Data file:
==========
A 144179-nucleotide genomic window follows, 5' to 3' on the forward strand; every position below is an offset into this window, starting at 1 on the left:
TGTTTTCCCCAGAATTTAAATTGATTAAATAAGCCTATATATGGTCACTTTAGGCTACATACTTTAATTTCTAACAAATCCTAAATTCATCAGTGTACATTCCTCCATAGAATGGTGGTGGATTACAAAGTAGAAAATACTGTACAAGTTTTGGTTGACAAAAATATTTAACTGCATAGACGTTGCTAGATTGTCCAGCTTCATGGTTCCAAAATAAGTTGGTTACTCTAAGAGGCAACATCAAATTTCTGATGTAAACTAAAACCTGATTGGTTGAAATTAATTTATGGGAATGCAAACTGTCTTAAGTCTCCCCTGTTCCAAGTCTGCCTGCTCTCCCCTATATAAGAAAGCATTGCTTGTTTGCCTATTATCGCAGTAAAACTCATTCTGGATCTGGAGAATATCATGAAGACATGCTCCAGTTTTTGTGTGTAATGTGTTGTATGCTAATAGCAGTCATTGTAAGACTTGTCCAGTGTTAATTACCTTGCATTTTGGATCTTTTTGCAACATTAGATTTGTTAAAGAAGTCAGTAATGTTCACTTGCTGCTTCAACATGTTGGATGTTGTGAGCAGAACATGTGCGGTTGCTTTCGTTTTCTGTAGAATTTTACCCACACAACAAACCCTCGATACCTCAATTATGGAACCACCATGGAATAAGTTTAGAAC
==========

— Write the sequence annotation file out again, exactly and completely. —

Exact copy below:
A 144179-nucleotide genomic window follows, 5' to 3' on the forward strand; every position below is an offset into this window, starting at 1 on the left:
TGTTTTCCCCAGAATTTAAATTGATTAAATAAGCCTATATATGGTCACTTTAGGCTACATACTTTAATTTCTAACAAATCCTAAATTCATCAGTGTACATTCCTCCATAGAATGGTGGTGGATTACAAAGTAGAAAATACTGTACAAGTTTTGGTTGACAAAAATATTTAACTGCATAGACGTTGCTAGATTGTCCAGCTTCATGGTTCCAAAATAAGTTGGTTACTCTAAGAGGCAACATCAAATTTCTGATGTAAACTAAAACCTGATTGGTTGAAATTAATTTATGGGAATGCAAACTGTCTTAAGTCTCCCCTGTTCCAAGTCTGCCTGCTCTCCCCTATATAAGAAAGCATTGCTTGTTTGCCTATTATCGCAGTAAAACTCATTCTGGATCTGGAGAATATCATGAAGACATGCTCCAGTTTTTGTGTGTAATGTGTTGTATGCTAATAGCAGTCATTGTAAGACTTGTCCAGTGTTAATTACCTTGCATTTTGGATCTTTTTGCAACATTAGATTTGTTAAAGAAGTCAGTAATGTTCACTTGCTGCTTCAACATGTTGGATGTTGTGAGCAGAACATGTGCGGTTGCTTTCGTTTTCTGTAGAATTTTACCCACACAACAAACCCTCGATACCTCAATTATGGAACCACCATGGAATAAGTTTAGAAC